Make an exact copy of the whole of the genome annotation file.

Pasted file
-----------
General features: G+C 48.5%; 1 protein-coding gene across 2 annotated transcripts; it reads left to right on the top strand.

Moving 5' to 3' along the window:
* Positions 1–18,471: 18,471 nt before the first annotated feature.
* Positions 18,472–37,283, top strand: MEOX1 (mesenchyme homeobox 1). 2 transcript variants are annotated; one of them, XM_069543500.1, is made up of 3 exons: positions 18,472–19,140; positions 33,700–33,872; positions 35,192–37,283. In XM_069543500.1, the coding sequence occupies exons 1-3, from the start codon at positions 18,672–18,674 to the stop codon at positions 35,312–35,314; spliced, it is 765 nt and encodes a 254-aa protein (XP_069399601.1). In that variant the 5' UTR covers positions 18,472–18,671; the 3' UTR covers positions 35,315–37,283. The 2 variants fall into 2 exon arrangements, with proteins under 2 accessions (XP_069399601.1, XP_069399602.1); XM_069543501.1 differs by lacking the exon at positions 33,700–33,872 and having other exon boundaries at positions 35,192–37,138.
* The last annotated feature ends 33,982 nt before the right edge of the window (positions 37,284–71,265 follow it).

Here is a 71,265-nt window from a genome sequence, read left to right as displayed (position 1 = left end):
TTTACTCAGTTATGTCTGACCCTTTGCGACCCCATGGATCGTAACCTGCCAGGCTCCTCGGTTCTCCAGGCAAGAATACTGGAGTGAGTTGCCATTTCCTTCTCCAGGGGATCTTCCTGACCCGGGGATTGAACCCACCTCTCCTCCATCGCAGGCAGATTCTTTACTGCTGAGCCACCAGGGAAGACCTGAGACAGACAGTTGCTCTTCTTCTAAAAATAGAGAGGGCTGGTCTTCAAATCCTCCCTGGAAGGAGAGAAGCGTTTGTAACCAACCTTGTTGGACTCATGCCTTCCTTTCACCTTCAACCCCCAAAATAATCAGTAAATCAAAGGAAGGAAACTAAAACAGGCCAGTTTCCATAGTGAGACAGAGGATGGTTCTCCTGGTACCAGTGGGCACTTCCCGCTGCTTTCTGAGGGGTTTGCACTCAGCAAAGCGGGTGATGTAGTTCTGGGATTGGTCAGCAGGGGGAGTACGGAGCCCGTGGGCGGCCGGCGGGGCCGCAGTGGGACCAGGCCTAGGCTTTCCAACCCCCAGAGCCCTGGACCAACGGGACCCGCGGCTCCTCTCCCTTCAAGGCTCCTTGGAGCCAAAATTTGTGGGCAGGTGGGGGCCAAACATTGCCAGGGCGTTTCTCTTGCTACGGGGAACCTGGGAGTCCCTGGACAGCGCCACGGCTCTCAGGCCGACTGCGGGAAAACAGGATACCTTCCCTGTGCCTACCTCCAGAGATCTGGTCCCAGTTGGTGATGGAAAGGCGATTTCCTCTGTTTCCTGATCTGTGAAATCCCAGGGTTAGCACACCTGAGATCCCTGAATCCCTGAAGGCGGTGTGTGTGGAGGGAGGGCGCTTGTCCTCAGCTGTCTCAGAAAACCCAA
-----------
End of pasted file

General features: G+C 48.5%; 1 protein-coding gene across 2 annotated transcripts; it reads left to right on the top strand.

Moving 5' to 3' along the window:
* Positions 1–18,471: 18,471 nt before the first annotated feature.
* Positions 18,472–37,283, top strand: MEOX1 (mesenchyme homeobox 1). 2 transcript variants are annotated; one of them, XM_069543500.1, is made up of 3 exons: positions 18,472–19,140; positions 33,700–33,872; positions 35,192–37,283. In XM_069543500.1, the coding sequence occupies exons 1-3, from the start codon at positions 18,672–18,674 to the stop codon at positions 35,312–35,314; spliced, it is 765 nt and encodes a 254-aa protein (XP_069399601.1). In that variant the 5' UTR covers positions 18,472–18,671; the 3' UTR covers positions 35,315–37,283. The 2 variants fall into 2 exon arrangements, with proteins under 2 accessions (XP_069399601.1, XP_069399602.1); XM_069543501.1 differs by lacking the exon at positions 33,700–33,872 and having other exon boundaries at positions 35,192–37,138.
* The last annotated feature ends 33,982 nt before the right edge of the window (positions 37,284–71,265 follow it).

Here is a 71,265-nt window from a genome sequence, read left to right as displayed (position 1 = left end):
TTTACTCAGTTATGTCTGACCCTTTGCGACCCCATGGATCGTAACCTGCCAGGCTCCTCGGTTCTCCAGGCAAGAATACTGGAGTGAGTTGCCATTTCCTTCTCCAGGGGATCTTCCTGACCCGGGGATTGAACCCACCTCTCCTCCATCGCAGGCAGATTCTTTACTGCTGAGCCACCAGGGAAGACCTGAGACAGACAGTTGCTCTTCTTCTAAAAATAGAGAGGGCTGGTCTTCAAATCCTCCCTGGAAGGAGAGAAGCGTTTGTAACCAACCTTGTTGGACTCATGCCTTCCTTTCACCTTCAACCCCCAAAATAATCAGTAAATCAAAGGAAGGAAACTAAAACAGGCCAGTTTCCATAGTGAGACAGAGGATGGTTCTCCTGGTACCAGTGGGCACTTCCCGCTGCTTTCTGAGGGGTTTGCACTCAGCAAAGCGGGTGATGTAGTTCTGGGATTGGTCAGCAGGGGGAGTACGGAGCCCGTGGGCGGCCGGCGGGGCCGCAGTGGGACCAGGCCTAGGCTTTCCAACCCCCAGAGCCCTGGACCAACGGGACCCGCGGCTCCTCTCCCTTCAAGGCTCCTTGGAGCCAAAATTTGTGGGCAGGTGGGGGCCAAACATTGCCAGGGCGTTTCTCTTGCTACGGGGAACCTGGGAGTCCCTGGACAGCGCCACGGCTCTCAGGCCGACTGCGGGAAAACAGGATACCTTCCCTGTGCCTACCTCCAGAGATCTGGTCCCAGTTGGTGATGGAAAGGCGATTTCCTCTGTTTCCTGATCTGTGAAATCCCAGGGTTAGCACACCTGAGATCCCTGAATCCCTGAAGGCGGTGTGTGTGGAGGGAGGGCGCTTGTCCTCAGCTGTCTCAGAAAACCCAA